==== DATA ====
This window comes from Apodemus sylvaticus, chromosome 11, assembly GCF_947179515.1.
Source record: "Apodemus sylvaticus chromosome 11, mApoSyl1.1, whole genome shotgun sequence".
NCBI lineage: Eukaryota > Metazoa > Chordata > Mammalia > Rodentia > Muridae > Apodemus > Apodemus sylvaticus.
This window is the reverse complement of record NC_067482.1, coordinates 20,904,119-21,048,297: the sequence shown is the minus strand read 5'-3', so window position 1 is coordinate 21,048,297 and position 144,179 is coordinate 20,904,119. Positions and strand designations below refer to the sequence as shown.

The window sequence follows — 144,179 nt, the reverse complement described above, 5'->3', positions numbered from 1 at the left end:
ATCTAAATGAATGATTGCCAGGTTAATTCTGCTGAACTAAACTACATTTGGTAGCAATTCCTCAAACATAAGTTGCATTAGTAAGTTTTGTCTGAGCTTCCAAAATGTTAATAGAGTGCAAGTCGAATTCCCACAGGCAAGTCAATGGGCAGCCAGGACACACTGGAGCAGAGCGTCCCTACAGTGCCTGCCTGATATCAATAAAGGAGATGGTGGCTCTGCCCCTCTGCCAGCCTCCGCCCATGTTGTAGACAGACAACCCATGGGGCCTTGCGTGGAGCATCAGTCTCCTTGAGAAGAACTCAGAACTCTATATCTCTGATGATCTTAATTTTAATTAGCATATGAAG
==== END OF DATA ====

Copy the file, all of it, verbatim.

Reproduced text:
This window comes from Apodemus sylvaticus, chromosome 11, assembly GCF_947179515.1.
Source record: "Apodemus sylvaticus chromosome 11, mApoSyl1.1, whole genome shotgun sequence".
NCBI lineage: Eukaryota > Metazoa > Chordata > Mammalia > Rodentia > Muridae > Apodemus > Apodemus sylvaticus.
This window is the reverse complement of record NC_067482.1, coordinates 20,904,119-21,048,297: the sequence shown is the minus strand read 5'-3', so window position 1 is coordinate 21,048,297 and position 144,179 is coordinate 20,904,119. Positions and strand designations below refer to the sequence as shown.

The window sequence follows — 144,179 nt, the reverse complement described above, 5'->3', positions numbered from 1 at the left end:
ATCTAAATGAATGATTGCCAGGTTAATTCTGCTGAACTAAACTACATTTGGTAGCAATTCCTCAAACATAAGTTGCATTAGTAAGTTTTGTCTGAGCTTCCAAAATGTTAATAGAGTGCAAGTCGAATTCCCACAGGCAAGTCAATGGGCAGCCAGGACACACTGGAGCAGAGCGTCCCTACAGTGCCTGCCTGATATCAATAAAGGAGATGGTGGCTCTGCCCCTCTGCCAGCCTCCGCCCATGTTGTAGACAGACAACCCATGGGGCCTTGCGTGGAGCATCAGTCTCCTTGAGAAGAACTCAGAACTCTATATCTCTGATGATCTTAATTTTAATTAGCATATGAAG